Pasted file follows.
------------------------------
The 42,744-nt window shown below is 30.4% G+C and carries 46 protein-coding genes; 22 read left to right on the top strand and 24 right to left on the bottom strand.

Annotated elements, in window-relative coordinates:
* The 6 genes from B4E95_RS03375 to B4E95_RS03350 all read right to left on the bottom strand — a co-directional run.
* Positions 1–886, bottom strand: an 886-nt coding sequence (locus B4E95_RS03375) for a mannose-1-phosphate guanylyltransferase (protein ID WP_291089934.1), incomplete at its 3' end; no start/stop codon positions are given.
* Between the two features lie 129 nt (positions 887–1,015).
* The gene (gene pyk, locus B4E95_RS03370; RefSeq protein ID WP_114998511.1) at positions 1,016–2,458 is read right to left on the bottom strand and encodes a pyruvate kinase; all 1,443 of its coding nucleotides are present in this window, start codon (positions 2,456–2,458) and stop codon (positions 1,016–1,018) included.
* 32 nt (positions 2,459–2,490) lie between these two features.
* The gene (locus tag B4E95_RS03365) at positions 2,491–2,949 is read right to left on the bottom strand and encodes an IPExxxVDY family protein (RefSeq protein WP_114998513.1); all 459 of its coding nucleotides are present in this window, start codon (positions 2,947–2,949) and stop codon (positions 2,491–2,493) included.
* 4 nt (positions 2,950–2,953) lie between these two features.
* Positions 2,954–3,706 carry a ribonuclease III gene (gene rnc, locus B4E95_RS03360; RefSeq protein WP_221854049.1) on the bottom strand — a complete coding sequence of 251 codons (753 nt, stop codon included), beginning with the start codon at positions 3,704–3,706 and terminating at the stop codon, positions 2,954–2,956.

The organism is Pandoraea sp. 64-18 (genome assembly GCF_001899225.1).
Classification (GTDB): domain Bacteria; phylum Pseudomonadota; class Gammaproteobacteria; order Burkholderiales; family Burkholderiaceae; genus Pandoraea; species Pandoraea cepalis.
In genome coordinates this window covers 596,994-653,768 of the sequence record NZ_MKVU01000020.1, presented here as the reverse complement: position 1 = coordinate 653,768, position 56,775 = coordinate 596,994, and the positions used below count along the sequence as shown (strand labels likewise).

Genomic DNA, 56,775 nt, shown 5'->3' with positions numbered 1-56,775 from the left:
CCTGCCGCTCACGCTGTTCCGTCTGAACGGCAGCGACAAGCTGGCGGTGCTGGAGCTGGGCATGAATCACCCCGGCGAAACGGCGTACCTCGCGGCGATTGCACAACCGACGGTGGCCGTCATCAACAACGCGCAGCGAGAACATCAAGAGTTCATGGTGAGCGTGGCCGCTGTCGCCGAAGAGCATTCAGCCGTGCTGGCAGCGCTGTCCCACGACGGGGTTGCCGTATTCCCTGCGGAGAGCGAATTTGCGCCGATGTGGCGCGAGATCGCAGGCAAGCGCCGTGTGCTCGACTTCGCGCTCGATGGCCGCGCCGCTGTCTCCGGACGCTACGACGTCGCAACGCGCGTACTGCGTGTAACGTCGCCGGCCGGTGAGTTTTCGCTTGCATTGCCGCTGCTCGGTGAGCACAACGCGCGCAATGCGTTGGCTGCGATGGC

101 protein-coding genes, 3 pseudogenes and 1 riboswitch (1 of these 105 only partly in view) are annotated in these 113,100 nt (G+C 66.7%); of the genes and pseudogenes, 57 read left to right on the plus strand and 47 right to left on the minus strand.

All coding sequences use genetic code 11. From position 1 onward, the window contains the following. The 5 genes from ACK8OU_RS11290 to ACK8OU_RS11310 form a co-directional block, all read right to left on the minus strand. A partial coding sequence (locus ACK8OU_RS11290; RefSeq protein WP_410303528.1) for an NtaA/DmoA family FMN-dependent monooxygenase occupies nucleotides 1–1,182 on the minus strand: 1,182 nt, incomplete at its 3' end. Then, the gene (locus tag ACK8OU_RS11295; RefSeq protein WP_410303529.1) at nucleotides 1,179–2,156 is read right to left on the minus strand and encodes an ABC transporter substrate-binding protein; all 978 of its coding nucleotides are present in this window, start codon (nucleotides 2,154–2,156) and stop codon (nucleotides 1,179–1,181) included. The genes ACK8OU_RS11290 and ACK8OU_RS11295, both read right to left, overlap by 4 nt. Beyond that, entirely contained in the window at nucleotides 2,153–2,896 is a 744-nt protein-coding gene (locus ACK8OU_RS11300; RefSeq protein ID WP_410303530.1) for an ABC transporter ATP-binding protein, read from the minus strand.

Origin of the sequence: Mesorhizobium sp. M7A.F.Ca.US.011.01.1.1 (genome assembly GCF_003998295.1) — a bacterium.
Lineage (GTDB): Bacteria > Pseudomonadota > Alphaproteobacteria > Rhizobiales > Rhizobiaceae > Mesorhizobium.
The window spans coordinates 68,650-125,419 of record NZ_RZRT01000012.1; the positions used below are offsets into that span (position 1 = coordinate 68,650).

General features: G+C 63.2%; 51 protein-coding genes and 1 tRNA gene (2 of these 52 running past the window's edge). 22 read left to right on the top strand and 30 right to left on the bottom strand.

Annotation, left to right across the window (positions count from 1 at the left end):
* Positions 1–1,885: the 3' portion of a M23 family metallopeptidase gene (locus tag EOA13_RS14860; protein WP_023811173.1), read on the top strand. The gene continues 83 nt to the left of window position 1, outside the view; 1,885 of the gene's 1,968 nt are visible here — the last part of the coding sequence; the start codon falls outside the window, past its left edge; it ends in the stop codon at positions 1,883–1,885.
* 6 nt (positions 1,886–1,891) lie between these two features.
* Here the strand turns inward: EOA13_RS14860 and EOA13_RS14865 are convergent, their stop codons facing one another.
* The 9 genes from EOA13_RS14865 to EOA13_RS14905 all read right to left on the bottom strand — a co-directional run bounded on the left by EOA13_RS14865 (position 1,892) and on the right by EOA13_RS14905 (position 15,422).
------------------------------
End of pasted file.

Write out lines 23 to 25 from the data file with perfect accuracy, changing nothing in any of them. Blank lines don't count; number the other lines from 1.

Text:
* Positions 1–1,885: the 3' portion of a M23 family metallopeptidase gene (locus tag EOA13_RS14860; protein WP_023811173.1), read on the top strand. The gene continues 83 nt to the left of window position 1, outside the view; 1,885 of the gene's 1,968 nt are visible here — the last part of the coding sequence; the start codon falls outside the window, past its left edge; it ends in the stop codon at positions 1,883–1,885.
* 6 nt (positions 1,886–1,891) lie between these two features.
* Here the strand turns inward: EOA13_RS14860 and EOA13_RS14865 are convergent, their stop codons facing one another.